Book Review: 5 Paths to the Love of Your Life

By | April 9, 2014

The book “5 Paths to the Love of Your Life”, while accurately titled, is also potentially misleading. This isn’t a “how to” guide on finding a romantic partner. Rather it covers a range of philosophies on moving from singleness to marriage for Christians—what is descriptively called by one author, “premarital relationships”. I think the premise of the book is great: have five intelligent authors representing a range of views each write a chapter describing their thoughts on this topic. The book is eight to nine years old at this point; it was written in the wake of the dating controversy sparked by Joshua Harris’ book “I Kissed Dating Goodbye” in the late nineties.

The views contained in this book range from betrothal on one end to several approaches to dating on the other. Though not ordered this way in the book, I chose to read the chapters in order from most conservative to least conservative. (This is possible since each chapter stands on its own.)

The first view I read was that of betrothal. While the author is intelligent and well written, I found his views to be ridiculous at points. My take is that he regrets hurting some the of women he dated in the past, so he wants to control relationships such that other Christians don’t get hurt or hurt others. He proposes to do this by means of locking people into their first relationship. (He instructs minimal contact between people of opposite genders—being friendly is flirting and defrauds the other person—until a betrothal has been made, at which point it would take a divorce to break.) This doesn’t fully or fairly represent everything he said but is the heart of it in my opinion.

The next view was that of courtship. The author was very reasonable and gracious. However the big disagreement I had with him (which also held true for most of the other authors) is his beliefs in complementarianism and authority. This is hotly debated topic in Christianity. My impression is that at present there is a fairly even split between the number of those who believe in complementarianism verses egalitarianism. Though digging in can get complicated, in a sentence, complementarians believe that men and women are made differently, and that part of this means that men are in some way over women. Those who hold this view correctly recognize that men tend to be certain ways and women tend to be other ways. The problem is that they use this as evidence to say “this is how all men (or women) should be”. In other words, they take gender stereotypes and indoctrinate them as God’s holy will. Often time they subsequently condemn or criticize those who don’t fit the stereotype. (I talk about this more here.)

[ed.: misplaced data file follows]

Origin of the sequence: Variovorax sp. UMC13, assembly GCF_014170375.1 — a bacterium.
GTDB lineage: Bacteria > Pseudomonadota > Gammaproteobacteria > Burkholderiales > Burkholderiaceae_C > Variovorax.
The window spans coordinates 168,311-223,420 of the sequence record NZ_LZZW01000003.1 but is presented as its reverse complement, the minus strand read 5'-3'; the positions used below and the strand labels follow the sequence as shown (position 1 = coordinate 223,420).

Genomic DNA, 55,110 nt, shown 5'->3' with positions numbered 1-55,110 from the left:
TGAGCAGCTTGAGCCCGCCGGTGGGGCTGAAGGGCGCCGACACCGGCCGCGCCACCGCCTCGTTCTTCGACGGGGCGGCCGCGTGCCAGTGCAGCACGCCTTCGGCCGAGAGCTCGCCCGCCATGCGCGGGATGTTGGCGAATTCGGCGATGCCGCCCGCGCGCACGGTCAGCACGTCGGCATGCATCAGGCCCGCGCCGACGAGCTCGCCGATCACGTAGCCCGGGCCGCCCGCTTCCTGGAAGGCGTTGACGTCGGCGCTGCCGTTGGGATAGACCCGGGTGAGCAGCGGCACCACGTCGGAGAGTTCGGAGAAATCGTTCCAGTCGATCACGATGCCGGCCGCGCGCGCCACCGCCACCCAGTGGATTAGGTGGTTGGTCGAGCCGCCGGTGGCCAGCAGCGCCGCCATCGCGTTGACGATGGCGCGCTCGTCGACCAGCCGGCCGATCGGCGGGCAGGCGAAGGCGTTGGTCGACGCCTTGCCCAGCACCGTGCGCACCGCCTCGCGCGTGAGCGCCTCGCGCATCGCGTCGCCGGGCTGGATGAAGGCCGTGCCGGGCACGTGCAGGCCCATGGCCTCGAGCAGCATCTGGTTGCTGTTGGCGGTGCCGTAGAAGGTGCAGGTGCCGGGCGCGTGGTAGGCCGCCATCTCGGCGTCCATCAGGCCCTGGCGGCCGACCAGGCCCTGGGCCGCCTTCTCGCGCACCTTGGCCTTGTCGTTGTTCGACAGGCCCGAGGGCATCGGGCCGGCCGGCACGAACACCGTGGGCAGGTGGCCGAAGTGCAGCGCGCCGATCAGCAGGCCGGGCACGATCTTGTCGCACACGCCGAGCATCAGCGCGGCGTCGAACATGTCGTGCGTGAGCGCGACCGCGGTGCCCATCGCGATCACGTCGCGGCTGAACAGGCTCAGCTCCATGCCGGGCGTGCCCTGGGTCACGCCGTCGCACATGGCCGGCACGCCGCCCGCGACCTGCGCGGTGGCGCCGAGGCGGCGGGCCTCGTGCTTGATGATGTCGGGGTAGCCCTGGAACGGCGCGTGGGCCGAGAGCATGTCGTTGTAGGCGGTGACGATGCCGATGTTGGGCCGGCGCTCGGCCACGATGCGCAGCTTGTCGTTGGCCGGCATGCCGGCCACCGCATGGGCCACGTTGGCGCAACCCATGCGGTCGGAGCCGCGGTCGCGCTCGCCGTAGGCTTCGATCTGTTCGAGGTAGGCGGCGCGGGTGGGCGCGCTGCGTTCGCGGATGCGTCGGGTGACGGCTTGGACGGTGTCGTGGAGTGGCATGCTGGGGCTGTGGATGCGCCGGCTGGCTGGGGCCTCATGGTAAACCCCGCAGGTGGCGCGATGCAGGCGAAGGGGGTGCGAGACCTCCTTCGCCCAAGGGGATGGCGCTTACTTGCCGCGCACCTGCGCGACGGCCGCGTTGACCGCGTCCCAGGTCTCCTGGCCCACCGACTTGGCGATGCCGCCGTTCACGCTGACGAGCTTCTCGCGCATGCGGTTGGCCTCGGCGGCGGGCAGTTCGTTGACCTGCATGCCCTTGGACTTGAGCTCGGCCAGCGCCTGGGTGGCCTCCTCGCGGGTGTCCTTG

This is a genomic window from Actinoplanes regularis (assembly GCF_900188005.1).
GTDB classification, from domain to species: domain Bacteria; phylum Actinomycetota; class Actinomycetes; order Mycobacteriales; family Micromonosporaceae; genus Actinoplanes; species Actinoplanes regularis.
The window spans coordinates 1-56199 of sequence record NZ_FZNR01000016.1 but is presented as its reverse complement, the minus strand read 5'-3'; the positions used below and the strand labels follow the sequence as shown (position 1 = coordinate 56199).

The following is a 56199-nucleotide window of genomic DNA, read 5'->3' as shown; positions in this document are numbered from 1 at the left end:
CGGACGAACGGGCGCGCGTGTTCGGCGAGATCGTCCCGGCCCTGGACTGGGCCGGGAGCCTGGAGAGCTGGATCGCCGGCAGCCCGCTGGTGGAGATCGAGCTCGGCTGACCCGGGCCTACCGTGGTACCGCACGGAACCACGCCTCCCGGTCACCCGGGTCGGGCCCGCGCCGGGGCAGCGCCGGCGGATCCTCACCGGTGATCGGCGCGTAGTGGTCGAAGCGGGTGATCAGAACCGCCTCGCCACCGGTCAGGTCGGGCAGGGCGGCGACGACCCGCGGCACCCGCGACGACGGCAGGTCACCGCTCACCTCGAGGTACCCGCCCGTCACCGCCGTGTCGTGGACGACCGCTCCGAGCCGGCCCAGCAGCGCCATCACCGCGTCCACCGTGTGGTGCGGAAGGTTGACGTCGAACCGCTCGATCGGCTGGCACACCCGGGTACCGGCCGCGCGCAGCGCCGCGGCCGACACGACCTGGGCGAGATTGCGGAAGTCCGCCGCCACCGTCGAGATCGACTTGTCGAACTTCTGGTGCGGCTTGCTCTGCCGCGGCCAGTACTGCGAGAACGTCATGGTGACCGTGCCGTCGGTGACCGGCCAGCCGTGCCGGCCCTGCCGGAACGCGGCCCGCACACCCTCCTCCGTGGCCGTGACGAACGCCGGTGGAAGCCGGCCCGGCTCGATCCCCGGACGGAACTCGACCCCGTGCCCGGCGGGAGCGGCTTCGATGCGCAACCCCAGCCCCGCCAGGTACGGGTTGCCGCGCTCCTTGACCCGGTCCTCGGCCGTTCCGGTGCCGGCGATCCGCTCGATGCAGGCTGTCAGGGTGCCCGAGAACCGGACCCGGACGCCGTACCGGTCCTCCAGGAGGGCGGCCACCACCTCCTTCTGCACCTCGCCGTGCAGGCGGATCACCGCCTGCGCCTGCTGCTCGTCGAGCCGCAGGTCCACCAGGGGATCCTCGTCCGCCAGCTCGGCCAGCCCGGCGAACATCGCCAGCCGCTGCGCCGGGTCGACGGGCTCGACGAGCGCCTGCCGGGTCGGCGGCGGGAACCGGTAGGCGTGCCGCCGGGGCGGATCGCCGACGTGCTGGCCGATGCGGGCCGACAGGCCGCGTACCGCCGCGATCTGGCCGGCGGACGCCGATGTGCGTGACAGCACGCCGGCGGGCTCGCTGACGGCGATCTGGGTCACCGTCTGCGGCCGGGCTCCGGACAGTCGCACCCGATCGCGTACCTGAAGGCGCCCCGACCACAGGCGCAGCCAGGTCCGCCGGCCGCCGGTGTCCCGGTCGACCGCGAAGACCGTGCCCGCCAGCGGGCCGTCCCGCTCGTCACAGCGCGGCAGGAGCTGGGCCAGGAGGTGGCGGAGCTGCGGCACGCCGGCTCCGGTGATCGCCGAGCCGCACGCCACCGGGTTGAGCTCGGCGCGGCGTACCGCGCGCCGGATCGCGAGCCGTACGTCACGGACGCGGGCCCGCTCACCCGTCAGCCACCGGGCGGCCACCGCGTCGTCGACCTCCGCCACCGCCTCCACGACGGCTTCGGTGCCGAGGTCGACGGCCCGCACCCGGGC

The author of the chapter on courtship made an analogy of a backhoe verses a vase. He says that neither one is better than the other, that they both have certain things which they do well. Consequently they have roles which they ought to stay in. After all, it wouldn’t make sense to plant flowers in a backhoe, or use a vase to dig a ditch. The author used this analogy as a metaphor for men and women and as an explanation of complementarianism. However I believe it supports my point. I don’t believe we should force a person to act like a backhoe—even if they’re made more like a vase—just because of their gender. I don’t believe that just because a person doesn’t fit their gender’s stereotype in some way doesn’t mean that they are made wrong or aren’t a good man or woman. This is why I’m egalitarian and not complementarian. (Egalitarians hold that people aren’t limited in what they can do because of their gender and that men and women are equal in authority.)

Another disagreement I had with most of the authors was how they held onto the traditional view that men and women should remain “at arms length” except in marriage. Many of the authors talked about “guarding your heart” and advised this distance for that reason. Getting emotionally entangled in an unhealthy way is certainly possible and something we should attempt to avoid. However, in the kingdom of God (expressed in the community of those who are following Christ presently), I believe we are intended to relate as brothers and sisters, mothers and fathers, etc. In other words, we are to be close like family—even between members of the opposite sex. This is a kingdom paradigm of bold love and won’t work if people are only thinking about how they can hook up. Cross-gender friendships are just beginning to be debated, but I believe the way forward is to work to move beyond the fear of the opposite sex. Again, this is a large topic on its own (I’ve written an introduction here and have written a number of other times on the subject).